The is working hard to buy 110 acres of Colombian tropical forest.
The Rainforest Trust is on the verge of purchasing and protecting 110 vital acres of Colombian tropical forest.
The tropical forests are endangered themselves as farms expand and other developments take place. They are the only place on the planet where you'll find cotton-top tamarins - whose numbers have gone down 80% in just 20 years.
They have blocked the creation of a clear-cutting cattle ranch.
Now they are working with the Rainforest Trust to secure more land. The land is critical becuase it will give the animals safe passage - a corridor - between protected areas. It will give the animals the vital space they need to recover and survive.
We can all help the Rainforest Trust achieve this goal.
Its community forest programme there has gained momentum, as the Bamasobha community has been granted their community forest! This secures 29,142 hectares! Find out more about it here.
There are now over 100 community forests which are either established or applied for, in the world’s second largest rainforest. They total over 2 million acres!
Rainforest Foundation UK works in the two largest rainforests, the Congo Basin and the Amazon. The forests are spread over billions of acres but as we all know, they are threatened by illegal logging and mining. Destroy the forest habitats, and you also undermine the livelihoods of locals living there. You also destroy eco systems.
ForestLink fights illegal activities in the forest
So communities are important in the fight against illegal activities, and the Rainforest Foundation UK’s ForestLink monitoring system enables communities to send low-cost alerts about illegal logging. It’s been so effective that it’s been expanded to the Ivory Coast!
There was also a landmark conviction of eco-guards for human rights abuses which were committed in the Salonga National Park. It sends a strong message that abuses won’t be tolerated.
Rainforest Foundation UK says that much needs to be done to address the risks from a poorly designed UN plan to double protect areas within the next decade. It is working to “amplify the voices of those on the frontline of deforestation on the international stage” as the climate summit in Glasgow approaches.
The World Land Trust has launched the first appeal for this year and this one is in Eastern Africa.
The coastal forests there did cover an area larger than the UK – now, they would fit into half of Scotland.
There are 400 forest fragments from Somalia to Mozambique and biodiversity islands that are full of endemic life.
The Appeal Target: £360,000
The Trust is working to raise £360,000. With help from these donations, their partner the â¯Tanzania Forest Conservation Group (TFCG) can save a crucial wildlife corridor. Elephants, leopards, lions and other animals are counting on us all to save this land for them.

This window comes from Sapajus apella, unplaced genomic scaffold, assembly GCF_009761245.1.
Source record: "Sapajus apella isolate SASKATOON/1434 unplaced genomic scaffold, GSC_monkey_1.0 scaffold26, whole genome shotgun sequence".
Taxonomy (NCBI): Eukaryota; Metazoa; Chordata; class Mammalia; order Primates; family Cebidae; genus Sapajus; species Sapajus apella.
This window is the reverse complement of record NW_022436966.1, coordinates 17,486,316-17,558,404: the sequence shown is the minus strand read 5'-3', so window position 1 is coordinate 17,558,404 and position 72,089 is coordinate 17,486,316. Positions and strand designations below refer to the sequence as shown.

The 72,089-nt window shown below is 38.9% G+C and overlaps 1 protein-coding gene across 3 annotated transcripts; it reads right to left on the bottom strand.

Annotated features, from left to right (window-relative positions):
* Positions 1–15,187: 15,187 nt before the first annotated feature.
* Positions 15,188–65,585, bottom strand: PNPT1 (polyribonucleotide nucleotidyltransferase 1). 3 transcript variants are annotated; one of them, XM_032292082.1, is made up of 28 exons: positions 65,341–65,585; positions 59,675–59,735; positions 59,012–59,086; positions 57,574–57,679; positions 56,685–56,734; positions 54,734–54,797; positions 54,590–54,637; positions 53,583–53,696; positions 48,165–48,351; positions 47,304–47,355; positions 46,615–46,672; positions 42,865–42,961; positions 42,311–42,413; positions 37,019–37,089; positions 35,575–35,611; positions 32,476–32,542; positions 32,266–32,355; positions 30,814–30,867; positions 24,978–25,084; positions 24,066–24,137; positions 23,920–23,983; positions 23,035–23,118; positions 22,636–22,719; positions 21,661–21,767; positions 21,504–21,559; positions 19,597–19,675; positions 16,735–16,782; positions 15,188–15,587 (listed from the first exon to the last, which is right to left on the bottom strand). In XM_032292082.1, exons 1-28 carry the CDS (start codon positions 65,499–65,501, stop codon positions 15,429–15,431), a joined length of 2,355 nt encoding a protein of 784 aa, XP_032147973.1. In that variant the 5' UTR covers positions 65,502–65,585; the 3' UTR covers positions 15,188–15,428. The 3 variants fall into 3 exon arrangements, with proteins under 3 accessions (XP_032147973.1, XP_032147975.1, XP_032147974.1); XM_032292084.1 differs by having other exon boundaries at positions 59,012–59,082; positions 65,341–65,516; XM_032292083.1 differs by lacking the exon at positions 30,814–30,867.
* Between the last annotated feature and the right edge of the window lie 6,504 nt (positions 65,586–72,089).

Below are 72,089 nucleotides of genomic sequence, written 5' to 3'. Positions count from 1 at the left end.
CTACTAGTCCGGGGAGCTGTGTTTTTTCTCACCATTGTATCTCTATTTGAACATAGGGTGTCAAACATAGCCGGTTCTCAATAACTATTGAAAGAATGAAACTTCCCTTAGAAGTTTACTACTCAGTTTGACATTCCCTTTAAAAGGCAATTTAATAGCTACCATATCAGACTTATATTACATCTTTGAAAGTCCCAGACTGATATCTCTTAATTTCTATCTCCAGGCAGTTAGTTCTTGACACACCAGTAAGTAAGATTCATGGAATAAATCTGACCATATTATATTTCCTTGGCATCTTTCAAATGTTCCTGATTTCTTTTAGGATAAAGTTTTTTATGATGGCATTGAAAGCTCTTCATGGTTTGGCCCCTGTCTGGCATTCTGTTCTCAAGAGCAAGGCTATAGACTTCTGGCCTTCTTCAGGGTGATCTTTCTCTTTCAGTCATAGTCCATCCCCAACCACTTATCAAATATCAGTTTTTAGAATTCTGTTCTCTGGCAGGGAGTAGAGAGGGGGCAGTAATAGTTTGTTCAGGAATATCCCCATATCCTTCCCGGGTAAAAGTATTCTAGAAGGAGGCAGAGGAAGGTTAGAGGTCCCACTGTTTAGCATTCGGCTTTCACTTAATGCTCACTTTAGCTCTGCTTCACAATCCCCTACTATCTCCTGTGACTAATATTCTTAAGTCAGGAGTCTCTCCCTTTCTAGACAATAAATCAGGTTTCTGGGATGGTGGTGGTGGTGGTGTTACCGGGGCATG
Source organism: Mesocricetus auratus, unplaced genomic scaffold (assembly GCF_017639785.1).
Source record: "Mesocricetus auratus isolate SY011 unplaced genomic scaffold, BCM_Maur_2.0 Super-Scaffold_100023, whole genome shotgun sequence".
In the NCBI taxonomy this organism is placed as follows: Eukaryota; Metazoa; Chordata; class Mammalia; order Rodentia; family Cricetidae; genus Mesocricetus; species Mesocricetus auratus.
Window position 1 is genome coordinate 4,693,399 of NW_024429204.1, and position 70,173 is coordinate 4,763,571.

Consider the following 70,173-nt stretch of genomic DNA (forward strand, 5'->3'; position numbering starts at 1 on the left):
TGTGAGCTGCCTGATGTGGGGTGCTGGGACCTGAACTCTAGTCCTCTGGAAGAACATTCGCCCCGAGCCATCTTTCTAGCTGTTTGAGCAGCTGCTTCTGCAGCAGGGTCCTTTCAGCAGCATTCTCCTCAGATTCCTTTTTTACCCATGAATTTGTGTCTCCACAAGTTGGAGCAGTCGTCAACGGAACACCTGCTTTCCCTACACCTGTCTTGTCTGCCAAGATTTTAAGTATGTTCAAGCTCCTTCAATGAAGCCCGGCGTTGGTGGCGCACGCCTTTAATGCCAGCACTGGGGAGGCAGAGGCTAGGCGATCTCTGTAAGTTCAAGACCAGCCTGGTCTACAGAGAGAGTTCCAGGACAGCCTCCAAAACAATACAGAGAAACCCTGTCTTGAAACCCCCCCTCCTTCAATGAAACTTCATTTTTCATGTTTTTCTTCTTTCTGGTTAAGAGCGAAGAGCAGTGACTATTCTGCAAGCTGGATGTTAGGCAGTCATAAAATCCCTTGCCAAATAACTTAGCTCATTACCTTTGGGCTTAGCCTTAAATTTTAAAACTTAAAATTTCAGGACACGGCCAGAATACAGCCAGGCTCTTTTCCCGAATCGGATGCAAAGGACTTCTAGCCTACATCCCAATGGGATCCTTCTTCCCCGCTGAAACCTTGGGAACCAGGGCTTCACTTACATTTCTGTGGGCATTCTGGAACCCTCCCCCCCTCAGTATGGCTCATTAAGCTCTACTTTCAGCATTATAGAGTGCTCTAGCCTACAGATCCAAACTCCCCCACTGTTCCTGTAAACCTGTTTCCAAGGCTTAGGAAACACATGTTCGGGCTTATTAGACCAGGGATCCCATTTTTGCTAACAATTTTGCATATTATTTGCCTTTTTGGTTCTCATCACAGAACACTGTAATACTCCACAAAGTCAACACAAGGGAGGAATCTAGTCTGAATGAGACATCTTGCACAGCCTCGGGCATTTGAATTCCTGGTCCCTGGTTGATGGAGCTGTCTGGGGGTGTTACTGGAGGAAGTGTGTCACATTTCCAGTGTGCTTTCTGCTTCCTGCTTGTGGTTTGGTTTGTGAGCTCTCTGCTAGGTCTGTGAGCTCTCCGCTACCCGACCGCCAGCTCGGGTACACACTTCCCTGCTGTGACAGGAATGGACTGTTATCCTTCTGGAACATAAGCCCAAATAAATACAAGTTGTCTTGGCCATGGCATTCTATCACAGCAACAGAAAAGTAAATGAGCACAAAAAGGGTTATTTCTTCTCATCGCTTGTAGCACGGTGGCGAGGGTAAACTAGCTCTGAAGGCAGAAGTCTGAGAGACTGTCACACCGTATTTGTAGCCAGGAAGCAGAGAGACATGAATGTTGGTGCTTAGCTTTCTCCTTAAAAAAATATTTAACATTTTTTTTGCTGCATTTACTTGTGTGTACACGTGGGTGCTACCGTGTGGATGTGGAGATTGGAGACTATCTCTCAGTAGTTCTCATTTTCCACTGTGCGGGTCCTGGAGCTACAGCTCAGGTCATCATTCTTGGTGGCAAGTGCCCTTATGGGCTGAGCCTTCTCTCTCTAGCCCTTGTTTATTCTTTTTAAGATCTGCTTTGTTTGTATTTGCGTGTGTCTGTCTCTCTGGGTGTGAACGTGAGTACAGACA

Roads are bringing cashew plantations closer and closer. The animals need their wildlife corridor to be saved.
About the Rondo Appeal
The Rondo Plateau is a 900 metre table-top mountain. It is a microclimate of misty forests, chameleons and bush baby primates whilst below it, big cats, butterflies and elephants roam.
And with all our help, the Tanzania Forest Conservation Group is going to create a huge protected belt around this ancient landscape.
The donations will help safeguard a crucial wildlife corridor between the Rondo Forest Reserve and the Nyerere National Park. 49,000+acres (20,000 ha) of land will be protected. The corridor will come in the form of 10 Village Land Forest Reserves, each under the stewardship of a village, and the Tanzania Forest Conservation Group will work with them closely.
Which animals will the appeal help?
These animals are examples of those who need the Ronda route:
Elephants who need space to roam and who need their migration routes,
The African Lion and African leopard manage prey species – they must do this or animals such as the African Bush Pig would go unchecked, and devastate local farms.
The lions in the area need the land between the forest and shrubland to hunt or they would become extinct in the area
Leopards need forests so that they can store their kills up in the trees where other animals can’t get them.
The dwarf galago is a tiny endangered primate, who lives in trees and who needs the connectivity the Ronda land will give it.
The bearded pygmy chameleon is very vulnerable to habitat disruption – even the loss of a few trees could be one loss too many for some
The chequered elephant shrew’s population is very fragmented because of habitat loss so the subspecies is under real pressure